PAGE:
12. Holt RD, Al Lamki S, Bedi R, Dowey JA, Gilthorpe M. Provision of dental general anaesthesia for extractions in child patients at two centres. Br Dent J. 1999;187:498–501.PubMedGoogle Scholar
  13. Innes NP, Evans DJ, Stirrups DR. Sealing caries in primary molars: randomized control trial, 5-year results. J Dent Res. 2011;90:1405–10.PubMedCrossRefGoogle Scholar
  14. Jalevik B, Moller M. Evaluation of spontaneous space closure and development of permanent dentition after extraction of hypomineralized permanent first molars. Int J Paediatr Dent. 2007;17:328–35.PubMedCrossRefGoogle Scholar
  15. Jamjoom MM, Al-Malik MI, Holt RD, El-Nassry A. Dental treatment under general anaesthesia at a hospital in Jeddah, Saudi Arabia. Int J Paediatr Dent. 2001;11:110–6.PubMedCrossRefGoogle Scholar
  16. Locker D. Disparities in oral health-related quality of life in a population of Canadian children. Community Dent Oral Epidemiol. 2007;35:348–56.PubMedCrossRefGoogle Scholar
  17. Mandall NA, Mccord JF, Blinkhorn AS, Worthington HV, O’brien KD. Perceived aesthetic impact of malocclusion and oral self-perceptions in 14-15-year-old Asian and Caucasian children in greater Manchester. Eur J Orthod. 2000;22:175–83.PubMedCrossRefGoogle Scholar
  18. Morris E, Landes D. The equity of access to orthodontic dental care for children in the North East of England. Public Health. 2006;120:359–63.PubMedCrossRefGoogle Scholar
  19. NHS Dental Epidemiology Programme for England. Oral Health Survey of 12 year old children in England 2008/2009, National Protocol. 2008.Google Scholar
  20. NHS Dental Epidemiology Programme for England. Oral Health Surveys of 5 year old children 2007/2008 (Online) (2009). Available: http://www.nwph.net/dentalhealth/reports/NHS_DEP_for_England_OH_Survey_5yr_2007-08_Report.pdf.
  21. Normando D, Cavacami C. The influence of bilateral lower first permanent molar loss on dentofacial morphology—a cehalometric study. Dental Press J Orthdo. 2010;15:100–6.CrossRefGoogle Scholar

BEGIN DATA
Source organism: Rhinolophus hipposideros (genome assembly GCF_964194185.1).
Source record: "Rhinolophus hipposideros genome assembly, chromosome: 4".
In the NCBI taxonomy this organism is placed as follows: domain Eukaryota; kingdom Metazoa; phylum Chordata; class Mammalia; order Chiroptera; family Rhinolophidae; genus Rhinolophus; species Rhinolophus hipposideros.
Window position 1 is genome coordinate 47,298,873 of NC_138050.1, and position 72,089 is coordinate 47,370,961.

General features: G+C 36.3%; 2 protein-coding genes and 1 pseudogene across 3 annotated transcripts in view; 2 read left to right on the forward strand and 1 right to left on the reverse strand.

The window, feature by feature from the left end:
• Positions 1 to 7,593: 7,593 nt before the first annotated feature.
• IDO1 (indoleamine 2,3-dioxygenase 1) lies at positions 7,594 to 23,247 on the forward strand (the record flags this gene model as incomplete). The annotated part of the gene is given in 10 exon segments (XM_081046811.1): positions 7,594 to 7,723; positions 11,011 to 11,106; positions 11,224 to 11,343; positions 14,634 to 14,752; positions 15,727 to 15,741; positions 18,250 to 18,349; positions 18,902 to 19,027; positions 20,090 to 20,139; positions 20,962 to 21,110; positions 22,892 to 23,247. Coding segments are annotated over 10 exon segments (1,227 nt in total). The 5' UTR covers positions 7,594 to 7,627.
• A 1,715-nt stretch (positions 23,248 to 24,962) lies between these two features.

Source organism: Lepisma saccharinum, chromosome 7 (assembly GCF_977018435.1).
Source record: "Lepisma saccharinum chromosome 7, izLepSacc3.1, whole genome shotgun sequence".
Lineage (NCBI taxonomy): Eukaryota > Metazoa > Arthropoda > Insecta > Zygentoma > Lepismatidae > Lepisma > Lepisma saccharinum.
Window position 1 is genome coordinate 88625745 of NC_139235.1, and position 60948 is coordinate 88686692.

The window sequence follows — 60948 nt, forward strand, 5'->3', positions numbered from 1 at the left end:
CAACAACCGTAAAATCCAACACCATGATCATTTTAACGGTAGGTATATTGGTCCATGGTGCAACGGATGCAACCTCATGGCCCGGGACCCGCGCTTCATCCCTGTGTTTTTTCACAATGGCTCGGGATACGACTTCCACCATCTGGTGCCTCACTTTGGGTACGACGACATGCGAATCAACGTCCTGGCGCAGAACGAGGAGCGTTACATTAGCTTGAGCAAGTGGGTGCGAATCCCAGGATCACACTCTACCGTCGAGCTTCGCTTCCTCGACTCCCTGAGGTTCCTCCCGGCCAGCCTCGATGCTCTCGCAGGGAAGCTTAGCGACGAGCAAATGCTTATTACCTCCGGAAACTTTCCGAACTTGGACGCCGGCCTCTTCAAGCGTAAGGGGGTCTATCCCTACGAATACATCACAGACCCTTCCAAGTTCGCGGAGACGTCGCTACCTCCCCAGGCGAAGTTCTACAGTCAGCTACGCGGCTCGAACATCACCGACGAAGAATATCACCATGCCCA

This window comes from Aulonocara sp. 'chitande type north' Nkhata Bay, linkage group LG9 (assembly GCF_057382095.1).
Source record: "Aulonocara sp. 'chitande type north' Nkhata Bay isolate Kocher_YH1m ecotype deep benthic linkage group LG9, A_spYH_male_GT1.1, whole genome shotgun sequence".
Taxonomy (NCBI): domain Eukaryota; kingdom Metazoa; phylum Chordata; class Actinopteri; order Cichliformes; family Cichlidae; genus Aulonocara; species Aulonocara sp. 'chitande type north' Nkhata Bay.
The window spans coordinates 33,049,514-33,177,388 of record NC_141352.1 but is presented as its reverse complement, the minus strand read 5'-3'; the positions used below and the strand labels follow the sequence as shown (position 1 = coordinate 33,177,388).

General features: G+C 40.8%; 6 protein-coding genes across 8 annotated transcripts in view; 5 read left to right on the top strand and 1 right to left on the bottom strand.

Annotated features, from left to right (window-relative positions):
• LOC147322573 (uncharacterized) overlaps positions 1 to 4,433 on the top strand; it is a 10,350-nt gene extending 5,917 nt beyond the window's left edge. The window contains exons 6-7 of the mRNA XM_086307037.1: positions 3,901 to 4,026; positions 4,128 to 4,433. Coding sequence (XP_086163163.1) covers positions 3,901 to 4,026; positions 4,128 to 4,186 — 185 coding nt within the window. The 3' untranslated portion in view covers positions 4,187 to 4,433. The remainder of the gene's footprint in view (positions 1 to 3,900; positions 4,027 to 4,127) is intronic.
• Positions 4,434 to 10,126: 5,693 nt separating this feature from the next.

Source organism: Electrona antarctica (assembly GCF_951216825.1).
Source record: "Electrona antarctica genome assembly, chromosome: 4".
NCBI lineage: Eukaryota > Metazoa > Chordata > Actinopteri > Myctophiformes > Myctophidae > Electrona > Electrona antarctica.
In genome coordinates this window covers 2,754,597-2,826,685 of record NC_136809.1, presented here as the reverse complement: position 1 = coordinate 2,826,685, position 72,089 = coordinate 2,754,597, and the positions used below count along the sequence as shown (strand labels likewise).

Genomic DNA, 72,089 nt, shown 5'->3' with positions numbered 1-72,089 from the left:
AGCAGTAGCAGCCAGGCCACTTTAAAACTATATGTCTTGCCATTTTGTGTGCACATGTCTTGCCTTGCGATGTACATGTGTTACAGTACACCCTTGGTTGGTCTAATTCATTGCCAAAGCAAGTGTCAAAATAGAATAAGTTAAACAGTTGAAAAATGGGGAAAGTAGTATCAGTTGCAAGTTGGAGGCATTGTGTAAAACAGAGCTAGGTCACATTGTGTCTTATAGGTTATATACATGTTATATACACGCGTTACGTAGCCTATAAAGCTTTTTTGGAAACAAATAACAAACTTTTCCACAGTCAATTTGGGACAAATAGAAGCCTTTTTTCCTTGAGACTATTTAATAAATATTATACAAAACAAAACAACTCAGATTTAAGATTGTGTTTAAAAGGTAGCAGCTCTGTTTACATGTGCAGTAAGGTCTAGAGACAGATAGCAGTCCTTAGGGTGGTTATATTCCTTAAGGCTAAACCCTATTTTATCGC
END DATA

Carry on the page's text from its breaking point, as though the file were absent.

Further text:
22. Northway WM, Wainright RL, Demirjian A. Effects of premature loss of deciduous molars. Angle Orthod. 1984;54:295–329.PubMedGoogle Scholar
  23. Owen DG. The incidence and nature of space closure following the premature extraction of deciduous teeth: a literature study. Am J Orthod. 1971;59:37–49.PubMedCrossRefGoogle Scholar
  24. Pedersen J, Stensgaard K, Melsen B. Prevalence of malocclusion in relation to premature loss of primary teeth. Community Dent Oral Epidemiol. 1978;6:204–9.PubMedCrossRefGoogle Scholar
  25. Peduzzi P, Concato J, Kemper E, Holford TR, Feinstein AR. A simulation study of the number of events per variable in logistic regression analysis. J Clin Epidemiol. 1996;49:1373–9.PubMedCrossRefGoogle Scholar
  26. Prendergast MJ, Beal JF, Williams SA. The relationship between deprivation, ethnicity and dental health in 5-year-old children in Leeds, UK. Community Dent Health. 1997;14:18–21.PubMedGoogle Scholar
  27. Public Health England. National Dental Epidemiology Programme for England: oral health survey of five-year-old children 2012, A report on the prevalence and severity of dental decay. Public Health England, 133-155 Waterloo Road, Wellington House, London SE1 8UG: Public Health England Sep 2013.Google Scholar
  28. Richardson ME. The relationship between the relative amount of space present in the deciduous dental arch and the rate and degree of space closure subsequent to the extraction of a deciduous molar. Dent Pract Dent Rec. 1965;16:111–8.PubMedGoogle Scholar
  29. Ronnerman A, Thailander B. Alongitudinal study on the effect of unilateral extraction of primary molars. Scand J Dent. 1977;85:362–72.Google Scholar

Copyright information

© European Academy of Paediatric Dentistry 2014

Authors and Affiliations

  • N. Bhujel
    • 1
    • 2
    Email author
  • M. Duggal
    • 2
  • T. Munyombwe
    • 3
  • J. Godson
    • 2
    • 4
  • P. Day
    • 1
    • 2
  1. 1.Salaried Dental ServiceBradford District Care TrustWest YorkshireUK
  2. 2.Leeds Dental InstituteUniversity of LeedsLeedsUK
  3. 3.Centre for Epidemiology and Biostatistics, LIGHTUniversity of LeedsLeedsUK
  4. 4.Bradford and Airedale PCTWest YorkshireUK

Personalised recommendations